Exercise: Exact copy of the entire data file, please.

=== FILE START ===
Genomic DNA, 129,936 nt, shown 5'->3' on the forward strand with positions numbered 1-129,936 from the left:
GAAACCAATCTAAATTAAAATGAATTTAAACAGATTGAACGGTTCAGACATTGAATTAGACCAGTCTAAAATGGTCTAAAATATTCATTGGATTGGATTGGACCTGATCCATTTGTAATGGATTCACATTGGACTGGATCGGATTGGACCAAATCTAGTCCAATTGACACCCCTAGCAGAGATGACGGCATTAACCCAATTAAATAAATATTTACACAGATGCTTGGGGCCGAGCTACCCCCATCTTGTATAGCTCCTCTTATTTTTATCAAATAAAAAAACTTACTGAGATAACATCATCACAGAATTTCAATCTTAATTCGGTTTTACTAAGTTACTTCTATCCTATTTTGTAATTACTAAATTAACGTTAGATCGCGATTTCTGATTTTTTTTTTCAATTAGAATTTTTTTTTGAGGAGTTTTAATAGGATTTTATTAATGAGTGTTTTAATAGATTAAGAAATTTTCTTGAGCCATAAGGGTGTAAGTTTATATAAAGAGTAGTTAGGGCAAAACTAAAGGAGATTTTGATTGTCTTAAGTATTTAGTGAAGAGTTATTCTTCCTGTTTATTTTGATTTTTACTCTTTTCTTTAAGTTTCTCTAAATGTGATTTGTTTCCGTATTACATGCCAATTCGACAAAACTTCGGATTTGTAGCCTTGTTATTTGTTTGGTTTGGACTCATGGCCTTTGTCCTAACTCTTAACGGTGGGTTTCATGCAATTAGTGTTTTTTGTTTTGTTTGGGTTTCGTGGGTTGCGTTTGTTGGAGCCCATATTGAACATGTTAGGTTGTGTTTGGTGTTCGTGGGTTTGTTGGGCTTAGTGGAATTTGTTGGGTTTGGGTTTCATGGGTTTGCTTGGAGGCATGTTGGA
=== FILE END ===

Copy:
Genomic DNA, 129,936 nt, shown 5'->3' on the forward strand with positions numbered 1-129,936 from the left:
GAAACCAATCTAAATTAAAATGAATTTAAACAGATTGAACGGTTCAGACATTGAATTAGACCAGTCTAAAATGGTCTAAAATATTCATTGGATTGGATTGGACCTGATCCATTTGTAATGGATTCACATTGGACTGGATCGGATTGGACCAAATCTAGTCCAATTGACACCCCTAGCAGAGATGACGGCATTAACCCAATTAAATAAATATTTACACAGATGCTTGGGGCCGAGCTACCCCCATCTTGTATAGCTCCTCTTATTTTTATCAAATAAAAAAACTTACTGAGATAACATCATCACAGAATTTCAATCTTAATTCGGTTTTACTAAGTTACTTCTATCCTATTTTGTAATTACTAAATTAACGTTAGATCGCGATTTCTGATTTTTTTTTTCAATTAGAATTTTTTTTTGAGGAGTTTTAATAGGATTTTATTAATGAGTGTTTTAATAGATTAAGAAATTTTCTTGAGCCATAAGGGTGTAAGTTTATATAAAGAGTAGTTAGGGCAAAACTAAAGGAGATTTTGATTGTCTTAAGTATTTAGTGAAGAGTTATTCTTCCTGTTTATTTTGATTTTTACTCTTTTCTTTAAGTTTCTCTAAATGTGATTTGTTTCCGTATTACATGCCAATTCGACAAAACTTCGGATTTGTAGCCTTGTTATTTGTTTGGTTTGGACTCATGGCCTTTGTCCTAACTCTTAACGGTGGGTTTCATGCAATTAGTGTTTTTTGTTTTGTTTGGGTTTCGTGGGTTGCGTTTGTTGGAGCCCATATTGAACATGTTAGGTTGTGTTTGGTGTTCGTGGGTTTGTTGGGCTTAGTGGAATTTGTTGGGTTTGGGTTTCATGGGTTTGCTTGGAGGCATGTTGGA